Shaver’s Books, a small bookstore here in Huntsville, recently announced it was going out of business. I guess smaller, family-operated bookstores like Shaver’s can’t really compete with the mega-chain Books-A-Jillion’s of the world. Score another loss for the little man, I guess.

Anyway, when we heard that Shaver’s was closing it’s doors, my friend Taylor and I began making semi-regular visits, waiting for the prices to reach bargain-basement levels. (I’m all about the little man, but I gotta save up my pennies, too, you know.) For a smaller store, Shaver’s had a fairly impressive section of religious texts. I’m not talking about the banal pop-theology drivel you find at your local LifeWay chain. I’m talking about good stuff: Anchor Bible Dictionary, Raymond Brown’s commentary on the Gospel of John, N.T. Wright, Richard Foster, etc. I could go on and on, but you get the point. I had a little extra coin I’d been sitting on for a little while, so I decided to splurge on a few choice items. Among my purchases:

  • The Sunflower by Simon Weisenthal. I’ve heard about this book for years and I definitely wanted my own copy. Weisenthal, a concentration camp survivor, recounts his experience when a dying Nazi SS soldier asked him for forgiveness for his crimes against the Jews. Weisenthal’s gripping narrative forces his readers to examine their own views on justice and mercy.
  • Paul and What Paul Really Said by N.T. Wright. Wright is one of the more prolific theologians around today. His analysis is always thorough and enlightening. Anything by Wright is a welcome addition to my library.
  • The Wounded Healer by Henri Nouwen. Nouwen’s metaphor has become something of a mental model of ministry for me. A must read for any minister.
  • God In Search of Man by Abraham Joshua Heschel. Writing from a distinctly Jewish perspective, Heschel proposes a theocentric, rather than anthropocentric, reality. God has always been about the business of creating a people for Himself. Heschel proposes that humanity is best understood from God’s perspective, from “the top down” as it were. Who God is has direct bearing on who we are. Looking forward to reading this one.
  • The Challenge of the Disciplined Life by Richard Foster. Every one of Foster’s writings challenge me. This one can be read as a companion piece to Celebration of Discipline or by itself.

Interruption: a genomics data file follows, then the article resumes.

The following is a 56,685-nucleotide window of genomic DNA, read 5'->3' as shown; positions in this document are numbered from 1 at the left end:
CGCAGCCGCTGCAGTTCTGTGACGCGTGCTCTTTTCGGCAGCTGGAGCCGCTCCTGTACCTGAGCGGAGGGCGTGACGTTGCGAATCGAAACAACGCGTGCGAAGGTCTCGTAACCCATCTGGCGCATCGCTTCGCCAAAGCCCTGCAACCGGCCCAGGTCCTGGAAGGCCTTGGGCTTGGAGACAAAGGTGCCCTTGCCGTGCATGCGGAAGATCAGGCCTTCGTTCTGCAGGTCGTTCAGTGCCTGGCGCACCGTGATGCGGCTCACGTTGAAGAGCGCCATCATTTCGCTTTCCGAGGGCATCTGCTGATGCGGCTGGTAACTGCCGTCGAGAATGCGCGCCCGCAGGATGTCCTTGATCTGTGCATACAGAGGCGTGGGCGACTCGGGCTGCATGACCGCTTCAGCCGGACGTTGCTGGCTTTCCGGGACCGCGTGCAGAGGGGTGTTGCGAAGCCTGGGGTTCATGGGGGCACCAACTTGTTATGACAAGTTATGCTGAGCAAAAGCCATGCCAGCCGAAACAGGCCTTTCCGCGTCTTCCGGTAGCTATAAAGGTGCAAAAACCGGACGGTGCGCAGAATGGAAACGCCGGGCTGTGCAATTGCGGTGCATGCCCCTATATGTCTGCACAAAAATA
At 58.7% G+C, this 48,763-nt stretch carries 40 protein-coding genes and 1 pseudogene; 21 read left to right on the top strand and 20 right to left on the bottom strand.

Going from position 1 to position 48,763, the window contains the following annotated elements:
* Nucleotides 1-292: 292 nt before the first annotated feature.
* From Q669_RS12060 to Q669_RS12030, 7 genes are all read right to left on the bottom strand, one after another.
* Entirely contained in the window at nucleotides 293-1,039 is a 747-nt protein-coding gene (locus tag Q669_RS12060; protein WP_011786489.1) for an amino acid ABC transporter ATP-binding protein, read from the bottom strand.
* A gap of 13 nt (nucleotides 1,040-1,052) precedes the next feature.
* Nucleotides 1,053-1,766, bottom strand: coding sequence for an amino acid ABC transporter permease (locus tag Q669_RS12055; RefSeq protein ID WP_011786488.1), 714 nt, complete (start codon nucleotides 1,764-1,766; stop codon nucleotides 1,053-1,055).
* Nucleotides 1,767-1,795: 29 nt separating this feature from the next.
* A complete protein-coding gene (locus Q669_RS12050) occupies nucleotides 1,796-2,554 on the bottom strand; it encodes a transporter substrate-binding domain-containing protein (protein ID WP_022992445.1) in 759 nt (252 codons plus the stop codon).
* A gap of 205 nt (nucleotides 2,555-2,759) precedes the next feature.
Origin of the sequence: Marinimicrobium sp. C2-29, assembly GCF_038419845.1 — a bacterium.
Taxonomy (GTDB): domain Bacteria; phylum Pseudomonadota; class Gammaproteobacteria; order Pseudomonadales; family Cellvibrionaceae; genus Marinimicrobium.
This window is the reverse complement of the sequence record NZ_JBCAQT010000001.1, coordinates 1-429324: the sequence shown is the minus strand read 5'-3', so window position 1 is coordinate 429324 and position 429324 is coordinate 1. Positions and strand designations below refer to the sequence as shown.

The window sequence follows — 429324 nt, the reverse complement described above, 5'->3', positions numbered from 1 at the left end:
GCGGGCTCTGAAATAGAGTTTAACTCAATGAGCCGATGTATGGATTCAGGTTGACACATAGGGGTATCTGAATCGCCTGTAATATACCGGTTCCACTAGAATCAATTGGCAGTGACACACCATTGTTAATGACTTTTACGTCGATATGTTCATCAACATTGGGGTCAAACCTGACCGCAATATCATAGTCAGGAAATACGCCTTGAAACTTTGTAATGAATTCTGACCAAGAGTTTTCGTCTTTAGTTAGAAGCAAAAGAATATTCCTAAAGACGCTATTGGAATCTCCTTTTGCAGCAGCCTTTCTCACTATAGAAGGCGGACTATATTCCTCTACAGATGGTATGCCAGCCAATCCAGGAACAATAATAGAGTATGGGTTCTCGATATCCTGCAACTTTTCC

• Fearfully and Wonderfully Made by Paul Brand and Philip Yancey. Renowned surgeon Dr. Brand and esteemed writer Philip Yancey combine on a fascinating exploration of the human body. Even in the most minute details, our bodies themselves declare the glory of our Creator God.

I can’t wait to delve into these books. I’ll have about a 3 week reprieve in between grad readings. I’ll probably devour The Sunflower first and then move on to either Wright or Foster. Any of you ever read any of these? Anything you’re reading right now that you’d recommend?

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5 Responses to Bookmania!

  1. Allen W. Jerkins says:

    Jason,”The Wounded Healer” is a great choice. His “The Genesee Diary” is excellent, also.I am currently reading “Spiritual Disciplines For The Christian Life”, by Donald S. Whitney; it is very similar to “Celebration Of Discipline”, with more of an evangelical slant.Charles W. Colson’s “Born Again” was enjoyable reading last month. The story of his conversion was both encouraging and invigorating.I am also reading “I Don’t Have Enough Faith To Be An Atheist”, by Norman Geisler and Frank Turek. It’s packed with a lot of information and material for thought but is highly readable.

  2. belinda says:

    “Night,” by Elie Wiesel

  3. T.H. says:

    have you ever heard of Your Best Life Now by brother Joel Osteen? wink, wink!

  4. Jason says:

    Allen,I’ve read “Reaching Out” by Nouwen. And also his sabbatical memoirs. The excerpts I’ve read from “The Wounded Healer” have been excellent. Looking forward to reading that one in its entirety. Let me know how you like the Geisler and Turek book. I might give it a shot if you recommend it. T.H.Who is this Osteen you speak of? (wink, wink)I don’t know what book you’re talking about, but I love this

  5. Scott says:

    I’m thinking about tackling Nouwen chronologically when I get through with Lewis.You picked up some great titles.

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